Je Suis Charlie
Yesterday – Saturday – in Medville, there was a tribute to Charlie Hebdo.
Events like this took place in cities, towns and villages across France and, I am sure, much further afield.
There will be more today.
I have no need, and no desire, to revisit the appalling atrocities which have brought about this huge wave of public involvement.
But it is uplifting, even heart-warming, to know that so many feel so strongly about the freedom of the press.
And about what it represents, freedom of speech for all.
Here on the Mediterranean, a group of musician/poets called l’Emporte-Phrase organised the event, which consisted of short speeches and poetry readings.
For those of you who wonder at their name, it does not translate literally into English.
It suggests that poetry spreads words as the wind spreads seeds.
So, perhaps, Word of Mouth best conveys its meaning.
They included a French translation of Rudyard Kipling’s If, which was well received by the enthusiastic onlookers.
But my fellow blogger and very dear friend Emmy L Gant was the star of the show.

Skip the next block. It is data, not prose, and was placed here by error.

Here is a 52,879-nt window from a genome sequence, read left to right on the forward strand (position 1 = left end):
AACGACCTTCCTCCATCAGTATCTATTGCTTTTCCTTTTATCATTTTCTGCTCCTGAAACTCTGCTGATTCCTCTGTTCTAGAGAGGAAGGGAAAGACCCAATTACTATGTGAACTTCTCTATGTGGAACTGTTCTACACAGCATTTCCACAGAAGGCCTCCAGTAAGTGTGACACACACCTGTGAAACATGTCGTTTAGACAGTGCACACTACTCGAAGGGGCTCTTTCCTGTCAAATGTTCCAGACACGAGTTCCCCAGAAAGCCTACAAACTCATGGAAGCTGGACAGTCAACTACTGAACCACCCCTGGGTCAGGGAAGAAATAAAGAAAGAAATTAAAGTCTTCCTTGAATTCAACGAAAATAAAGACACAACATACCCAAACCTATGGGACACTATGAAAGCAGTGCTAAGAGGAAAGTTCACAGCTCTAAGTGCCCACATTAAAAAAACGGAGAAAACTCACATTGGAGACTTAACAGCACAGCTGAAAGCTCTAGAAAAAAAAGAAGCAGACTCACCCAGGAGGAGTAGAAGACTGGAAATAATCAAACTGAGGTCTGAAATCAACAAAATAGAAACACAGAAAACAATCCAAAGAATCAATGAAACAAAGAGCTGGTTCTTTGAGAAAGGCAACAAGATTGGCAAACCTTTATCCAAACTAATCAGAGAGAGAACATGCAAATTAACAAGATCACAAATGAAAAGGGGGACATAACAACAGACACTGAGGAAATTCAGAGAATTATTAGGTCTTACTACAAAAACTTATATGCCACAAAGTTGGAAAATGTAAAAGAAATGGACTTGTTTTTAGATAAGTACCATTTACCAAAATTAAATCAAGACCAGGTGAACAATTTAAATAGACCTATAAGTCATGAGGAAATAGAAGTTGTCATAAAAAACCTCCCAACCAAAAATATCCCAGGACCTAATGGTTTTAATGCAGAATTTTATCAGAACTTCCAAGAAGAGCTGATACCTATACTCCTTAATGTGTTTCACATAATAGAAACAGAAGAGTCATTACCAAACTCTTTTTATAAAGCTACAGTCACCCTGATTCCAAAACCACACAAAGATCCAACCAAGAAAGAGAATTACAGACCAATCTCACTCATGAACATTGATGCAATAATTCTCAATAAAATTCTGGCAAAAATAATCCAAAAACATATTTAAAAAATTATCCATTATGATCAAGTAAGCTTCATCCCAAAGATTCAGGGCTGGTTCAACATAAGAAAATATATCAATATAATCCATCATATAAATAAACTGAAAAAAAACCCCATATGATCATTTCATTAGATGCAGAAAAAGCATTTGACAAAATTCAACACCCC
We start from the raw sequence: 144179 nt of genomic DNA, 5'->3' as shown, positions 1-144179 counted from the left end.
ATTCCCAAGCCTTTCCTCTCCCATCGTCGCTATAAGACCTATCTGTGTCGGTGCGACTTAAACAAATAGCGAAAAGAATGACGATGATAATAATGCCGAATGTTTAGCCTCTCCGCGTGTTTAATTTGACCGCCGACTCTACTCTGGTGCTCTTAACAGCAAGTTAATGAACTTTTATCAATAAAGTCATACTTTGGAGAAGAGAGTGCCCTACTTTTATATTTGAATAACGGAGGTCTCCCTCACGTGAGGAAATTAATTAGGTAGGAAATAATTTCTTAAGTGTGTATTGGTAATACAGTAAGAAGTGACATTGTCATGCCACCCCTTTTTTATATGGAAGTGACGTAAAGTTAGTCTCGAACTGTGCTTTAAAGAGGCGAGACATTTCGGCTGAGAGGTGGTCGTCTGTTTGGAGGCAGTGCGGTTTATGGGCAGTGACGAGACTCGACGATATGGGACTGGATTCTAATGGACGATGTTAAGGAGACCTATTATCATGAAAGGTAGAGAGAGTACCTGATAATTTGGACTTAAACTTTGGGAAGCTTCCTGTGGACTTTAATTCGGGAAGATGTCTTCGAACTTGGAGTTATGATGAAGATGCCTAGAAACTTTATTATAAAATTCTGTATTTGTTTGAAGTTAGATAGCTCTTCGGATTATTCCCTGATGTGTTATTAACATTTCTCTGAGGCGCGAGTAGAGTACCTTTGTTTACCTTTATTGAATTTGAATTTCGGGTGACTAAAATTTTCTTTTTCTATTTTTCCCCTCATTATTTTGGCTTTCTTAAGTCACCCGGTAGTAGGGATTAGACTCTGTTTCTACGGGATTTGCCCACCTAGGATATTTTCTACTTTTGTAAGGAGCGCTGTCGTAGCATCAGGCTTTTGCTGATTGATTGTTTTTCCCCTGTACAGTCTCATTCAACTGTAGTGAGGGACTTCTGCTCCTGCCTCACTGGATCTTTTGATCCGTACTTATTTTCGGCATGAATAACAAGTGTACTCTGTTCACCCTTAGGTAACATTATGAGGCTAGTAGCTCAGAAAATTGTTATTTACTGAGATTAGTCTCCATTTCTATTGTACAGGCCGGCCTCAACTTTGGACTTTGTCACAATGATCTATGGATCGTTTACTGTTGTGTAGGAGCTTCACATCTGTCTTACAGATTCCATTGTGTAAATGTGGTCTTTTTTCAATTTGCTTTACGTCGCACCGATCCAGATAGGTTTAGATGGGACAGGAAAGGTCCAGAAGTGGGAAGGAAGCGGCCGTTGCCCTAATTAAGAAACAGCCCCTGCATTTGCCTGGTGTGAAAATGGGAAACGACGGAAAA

She read, in French, her own translation of Robert Burns’ A Man’s A Man For A’ That.
She received rapturous applause.
And brought a tear even to AnElephant’s jaded old eye.
Après tout, après tout
Cela viendra, après tout,
Que l’homme pour l’homme, partout au monde,
Soit un frère après tout.
For a’ that an’ a’ that
It’s coming yet for a’ that
That man to man, the world o’er
Shall brithers be for a’ that
This piece is shown on Sunday Photo Fiction by the kind permission of Alastair Forbes.
Or my friend Al, as I prefer to call him.
He feels that rules are made to be broken, and that some things are just more important.
AnElephant is grateful for his forbearance and his support.
But right now, AnElephant believes, we are all Charlie.
Nous sommes tous Charlie.